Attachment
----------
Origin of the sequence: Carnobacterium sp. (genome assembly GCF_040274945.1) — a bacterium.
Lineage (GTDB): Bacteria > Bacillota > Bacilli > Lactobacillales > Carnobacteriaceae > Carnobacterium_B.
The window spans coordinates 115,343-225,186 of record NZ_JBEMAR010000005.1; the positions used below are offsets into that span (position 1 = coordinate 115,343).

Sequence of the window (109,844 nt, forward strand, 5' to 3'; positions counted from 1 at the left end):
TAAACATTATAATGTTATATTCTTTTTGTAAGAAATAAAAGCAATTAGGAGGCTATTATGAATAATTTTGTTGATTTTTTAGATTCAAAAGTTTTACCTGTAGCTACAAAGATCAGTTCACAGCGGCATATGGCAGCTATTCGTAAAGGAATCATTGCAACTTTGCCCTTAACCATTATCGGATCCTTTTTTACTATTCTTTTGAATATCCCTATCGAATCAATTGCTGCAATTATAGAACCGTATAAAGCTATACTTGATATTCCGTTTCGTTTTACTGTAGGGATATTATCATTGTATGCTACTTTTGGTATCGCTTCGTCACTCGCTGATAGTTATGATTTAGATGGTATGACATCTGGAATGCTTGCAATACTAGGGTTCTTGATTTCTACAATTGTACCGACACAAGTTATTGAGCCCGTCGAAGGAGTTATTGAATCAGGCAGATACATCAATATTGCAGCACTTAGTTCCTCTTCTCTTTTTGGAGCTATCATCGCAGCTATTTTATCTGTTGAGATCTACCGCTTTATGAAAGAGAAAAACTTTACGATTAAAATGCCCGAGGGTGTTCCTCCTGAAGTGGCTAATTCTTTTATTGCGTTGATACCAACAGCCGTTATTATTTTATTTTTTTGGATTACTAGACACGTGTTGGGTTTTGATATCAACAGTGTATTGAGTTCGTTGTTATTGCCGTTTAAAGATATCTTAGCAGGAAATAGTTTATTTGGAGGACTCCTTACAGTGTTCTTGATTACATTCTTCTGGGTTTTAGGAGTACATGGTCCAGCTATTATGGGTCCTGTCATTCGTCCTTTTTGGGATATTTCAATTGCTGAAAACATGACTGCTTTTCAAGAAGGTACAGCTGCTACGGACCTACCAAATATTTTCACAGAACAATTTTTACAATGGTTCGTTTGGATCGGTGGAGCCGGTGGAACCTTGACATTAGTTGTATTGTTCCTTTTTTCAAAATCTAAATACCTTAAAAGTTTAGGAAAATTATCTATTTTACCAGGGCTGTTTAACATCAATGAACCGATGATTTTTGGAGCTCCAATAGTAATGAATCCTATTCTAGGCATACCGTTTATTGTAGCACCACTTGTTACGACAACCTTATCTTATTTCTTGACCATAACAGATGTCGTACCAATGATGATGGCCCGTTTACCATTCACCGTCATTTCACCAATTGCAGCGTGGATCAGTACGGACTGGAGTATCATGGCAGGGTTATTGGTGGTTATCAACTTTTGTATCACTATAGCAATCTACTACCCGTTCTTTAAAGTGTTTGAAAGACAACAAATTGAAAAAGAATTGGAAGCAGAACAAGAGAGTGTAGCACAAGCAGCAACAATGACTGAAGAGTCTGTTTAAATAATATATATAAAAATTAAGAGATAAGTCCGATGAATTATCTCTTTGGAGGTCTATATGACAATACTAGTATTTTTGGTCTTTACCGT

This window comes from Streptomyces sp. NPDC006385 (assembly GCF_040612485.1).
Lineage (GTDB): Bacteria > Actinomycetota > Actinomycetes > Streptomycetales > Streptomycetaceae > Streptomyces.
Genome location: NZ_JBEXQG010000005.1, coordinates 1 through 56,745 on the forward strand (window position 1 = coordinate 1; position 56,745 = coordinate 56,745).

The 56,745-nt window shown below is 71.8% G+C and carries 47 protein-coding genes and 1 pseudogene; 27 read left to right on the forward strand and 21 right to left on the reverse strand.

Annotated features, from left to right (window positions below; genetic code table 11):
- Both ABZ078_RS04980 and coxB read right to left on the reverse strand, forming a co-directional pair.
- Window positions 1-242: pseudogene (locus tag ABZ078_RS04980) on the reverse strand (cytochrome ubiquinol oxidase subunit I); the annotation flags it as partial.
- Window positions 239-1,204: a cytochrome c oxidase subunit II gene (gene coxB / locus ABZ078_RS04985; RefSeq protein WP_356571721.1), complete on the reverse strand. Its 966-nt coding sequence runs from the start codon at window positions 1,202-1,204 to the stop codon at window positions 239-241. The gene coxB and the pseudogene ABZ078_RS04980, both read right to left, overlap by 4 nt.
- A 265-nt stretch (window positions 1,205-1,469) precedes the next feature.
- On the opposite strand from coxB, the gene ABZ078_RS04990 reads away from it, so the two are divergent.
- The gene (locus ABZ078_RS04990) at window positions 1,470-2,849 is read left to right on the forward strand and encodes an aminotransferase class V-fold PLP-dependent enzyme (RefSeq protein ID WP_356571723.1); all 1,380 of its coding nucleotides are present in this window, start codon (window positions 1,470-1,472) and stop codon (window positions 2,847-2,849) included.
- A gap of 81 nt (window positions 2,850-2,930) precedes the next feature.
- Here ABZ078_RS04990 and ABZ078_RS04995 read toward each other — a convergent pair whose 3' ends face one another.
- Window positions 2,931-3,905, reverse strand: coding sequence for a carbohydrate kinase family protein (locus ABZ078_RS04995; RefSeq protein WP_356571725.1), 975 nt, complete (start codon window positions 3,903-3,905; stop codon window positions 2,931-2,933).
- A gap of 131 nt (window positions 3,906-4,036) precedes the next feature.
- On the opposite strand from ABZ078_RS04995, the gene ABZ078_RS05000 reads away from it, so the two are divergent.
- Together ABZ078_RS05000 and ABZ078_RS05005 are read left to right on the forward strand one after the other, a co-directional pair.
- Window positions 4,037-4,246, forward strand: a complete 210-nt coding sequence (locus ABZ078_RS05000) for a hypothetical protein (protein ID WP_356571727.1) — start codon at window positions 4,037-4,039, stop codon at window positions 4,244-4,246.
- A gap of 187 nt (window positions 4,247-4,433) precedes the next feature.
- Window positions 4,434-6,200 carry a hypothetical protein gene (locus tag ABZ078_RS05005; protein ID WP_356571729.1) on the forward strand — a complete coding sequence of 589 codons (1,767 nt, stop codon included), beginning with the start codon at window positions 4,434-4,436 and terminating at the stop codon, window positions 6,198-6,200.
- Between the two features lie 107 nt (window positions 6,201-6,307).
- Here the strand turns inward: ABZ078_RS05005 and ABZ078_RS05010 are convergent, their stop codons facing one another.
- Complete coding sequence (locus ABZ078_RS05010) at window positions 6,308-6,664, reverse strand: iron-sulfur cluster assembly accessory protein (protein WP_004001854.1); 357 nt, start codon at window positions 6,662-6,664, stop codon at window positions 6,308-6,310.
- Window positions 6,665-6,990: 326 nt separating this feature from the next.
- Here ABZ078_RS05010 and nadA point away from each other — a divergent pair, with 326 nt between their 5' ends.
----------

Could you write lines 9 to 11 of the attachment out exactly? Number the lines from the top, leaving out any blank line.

The 56,745-nt window shown below is 71.8% G+C and carries 47 protein-coding genes and 1 pseudogene; 27 read left to right on the forward strand and 21 right to left on the reverse strand.

Annotated features, from left to right (window positions below; genetic code table 11):
- Both ABZ078_RS04980 and coxB read right to left on the reverse strand, forming a co-directional pair.